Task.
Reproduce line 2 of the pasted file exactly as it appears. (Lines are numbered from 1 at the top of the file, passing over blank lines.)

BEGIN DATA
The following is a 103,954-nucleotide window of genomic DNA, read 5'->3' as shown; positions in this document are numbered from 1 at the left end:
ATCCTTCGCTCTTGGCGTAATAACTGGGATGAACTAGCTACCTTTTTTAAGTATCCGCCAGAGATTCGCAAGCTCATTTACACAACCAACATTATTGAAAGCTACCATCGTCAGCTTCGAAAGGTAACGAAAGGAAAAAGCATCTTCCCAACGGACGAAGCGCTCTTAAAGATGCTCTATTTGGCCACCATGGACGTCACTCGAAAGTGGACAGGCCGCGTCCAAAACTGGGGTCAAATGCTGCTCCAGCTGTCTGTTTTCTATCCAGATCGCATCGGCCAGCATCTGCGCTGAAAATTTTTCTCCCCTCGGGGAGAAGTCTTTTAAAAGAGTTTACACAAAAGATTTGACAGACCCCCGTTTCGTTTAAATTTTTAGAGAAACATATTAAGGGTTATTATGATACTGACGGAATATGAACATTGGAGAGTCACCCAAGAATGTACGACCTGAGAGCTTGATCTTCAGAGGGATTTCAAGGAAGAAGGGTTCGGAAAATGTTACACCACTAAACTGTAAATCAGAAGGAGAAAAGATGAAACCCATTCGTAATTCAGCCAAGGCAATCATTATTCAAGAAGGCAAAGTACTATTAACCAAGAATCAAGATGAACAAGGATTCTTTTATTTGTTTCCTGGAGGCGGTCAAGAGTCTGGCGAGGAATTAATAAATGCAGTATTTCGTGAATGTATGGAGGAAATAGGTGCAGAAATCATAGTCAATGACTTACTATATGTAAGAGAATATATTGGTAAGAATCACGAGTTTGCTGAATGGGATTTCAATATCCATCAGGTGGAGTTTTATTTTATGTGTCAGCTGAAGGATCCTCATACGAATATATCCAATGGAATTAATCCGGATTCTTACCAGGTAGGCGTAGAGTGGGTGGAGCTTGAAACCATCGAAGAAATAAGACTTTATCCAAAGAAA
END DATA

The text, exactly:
ATCCTTCGCTCTTGGCGTAATAACTGGGATGAACTAGCTACCTTTTTTAAGTATCCGCCAGAGATTCGCAAGCTCATTTACACAACCAACATTATTGAAAGCTACCATCGTCAGCTTCGAAAGGTAACGAAAGGAAAAAGCATCTTCCCAACGGACGAAGCGCTCTTAAAGATGCTCTATTTGGCCACCATGGACGTCACTCGAAAGTGGACAGGCCGCGTCCAAAACTGGGGTCAAATGCTGCTCCAGCTGTCTGTTTTCTATCCAGATCGCATCGGCCAGCATCTGCGCTGAAAATTTTTCTCCCCTCGGGGAGAAGTCTTTTAAAAGAGTTTACACAAAAGATTTGACAGACCCCCGTTTCGTTTAAATTTTTAGAGAAACATATTAAGGGTTATTATGATACTGACGGAATATGAACATTGGAGAGTCACCCAAGAATGTACGACCTGAGAGCTTGATCTTCAGAGGGATTTCAAGGAAGAAGGGTTCGGAAAATGTTACACCACTAAACTGTAAATCAGAAGGAGAAAAGATGAAACCCATTCGTAATTCAGCCAAGGCAATCATTATTCAAGAAGGCAAAGTACTATTAACCAAGAATCAAGATGAACAAGGATTCTTTTATTTGTTTCCTGGAGGCGGTCAAGAGTCTGGCGAGGAATTAATAAATGCAGTATTTCGTGAATGTATGGAGGAAATAGGTGCAGAAATCATAGTCAATGACTTACTATATGTAAGAGAATATATTGGTAAGAATCACGAGTTTGCTGAATGGGATTTCAATATCCATCAGGTGGAGTTTTATTTTATGTGTCAGCTGAAGGATCCTCATACGAATATATCCAATGGAATTAATCCGGATTCTTACCAGGTAGGCGTAGAGTGGGTGGAGCTTGAAACCATCGAAGAAATAAGACTTTATCCAAAGAAA